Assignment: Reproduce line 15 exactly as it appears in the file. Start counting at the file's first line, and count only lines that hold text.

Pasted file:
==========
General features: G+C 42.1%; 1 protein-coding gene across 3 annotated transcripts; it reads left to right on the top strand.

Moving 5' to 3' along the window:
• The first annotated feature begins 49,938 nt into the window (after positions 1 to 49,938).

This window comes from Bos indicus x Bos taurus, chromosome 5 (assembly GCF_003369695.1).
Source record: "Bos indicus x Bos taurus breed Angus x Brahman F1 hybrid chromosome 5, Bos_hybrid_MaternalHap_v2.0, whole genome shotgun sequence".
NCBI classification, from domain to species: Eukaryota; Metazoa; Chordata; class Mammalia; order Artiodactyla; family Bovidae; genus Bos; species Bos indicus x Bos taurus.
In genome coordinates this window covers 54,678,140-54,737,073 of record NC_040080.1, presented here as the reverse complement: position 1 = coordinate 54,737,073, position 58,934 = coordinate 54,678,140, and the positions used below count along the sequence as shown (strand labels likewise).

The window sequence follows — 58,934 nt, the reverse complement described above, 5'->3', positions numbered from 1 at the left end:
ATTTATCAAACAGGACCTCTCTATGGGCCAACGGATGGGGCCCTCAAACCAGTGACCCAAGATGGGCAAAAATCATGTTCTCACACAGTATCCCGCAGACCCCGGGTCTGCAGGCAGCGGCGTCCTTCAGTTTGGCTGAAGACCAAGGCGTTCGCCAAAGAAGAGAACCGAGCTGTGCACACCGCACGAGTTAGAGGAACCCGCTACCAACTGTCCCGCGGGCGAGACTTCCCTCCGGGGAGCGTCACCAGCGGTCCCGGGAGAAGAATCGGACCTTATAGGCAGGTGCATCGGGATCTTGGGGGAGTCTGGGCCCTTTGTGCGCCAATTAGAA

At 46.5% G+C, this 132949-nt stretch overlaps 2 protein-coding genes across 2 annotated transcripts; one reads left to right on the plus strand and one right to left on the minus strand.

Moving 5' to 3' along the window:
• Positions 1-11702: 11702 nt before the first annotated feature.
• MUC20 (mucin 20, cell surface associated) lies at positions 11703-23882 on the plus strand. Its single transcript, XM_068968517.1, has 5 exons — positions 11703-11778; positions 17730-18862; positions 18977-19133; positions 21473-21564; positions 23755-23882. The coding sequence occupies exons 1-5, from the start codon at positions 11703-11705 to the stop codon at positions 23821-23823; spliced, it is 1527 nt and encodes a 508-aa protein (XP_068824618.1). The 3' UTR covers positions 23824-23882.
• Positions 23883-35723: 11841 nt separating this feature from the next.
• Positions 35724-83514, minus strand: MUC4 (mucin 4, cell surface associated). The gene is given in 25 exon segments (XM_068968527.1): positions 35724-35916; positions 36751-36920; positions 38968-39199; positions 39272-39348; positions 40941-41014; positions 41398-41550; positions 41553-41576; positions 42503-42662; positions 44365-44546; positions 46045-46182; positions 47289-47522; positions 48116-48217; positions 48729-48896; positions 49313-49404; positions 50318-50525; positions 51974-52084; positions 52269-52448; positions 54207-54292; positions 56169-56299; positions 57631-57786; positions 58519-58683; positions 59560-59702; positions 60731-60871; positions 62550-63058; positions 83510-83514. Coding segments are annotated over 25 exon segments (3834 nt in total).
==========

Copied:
• Positions 35724-83514, minus strand: MUC4 (mucin 4, cell surface associated). The gene is given in 25 exon segments (XM_068968527.1): positions 35724-35916; positions 36751-36920; positions 38968-39199; positions 39272-39348; positions 40941-41014; positions 41398-41550; positions 41553-41576; positions 42503-42662; positions 44365-44546; positions 46045-46182; positions 47289-47522; positions 48116-48217; positions 48729-48896; positions 49313-49404; positions 50318-50525; positions 51974-52084; positions 52269-52448; positions 54207-54292; positions 56169-56299; positions 57631-57786; positions 58519-58683; positions 59560-59702; positions 60731-60871; positions 62550-63058; positions 83510-83514. Coding segments are annotated over 25 exon segments (3834 nt in total).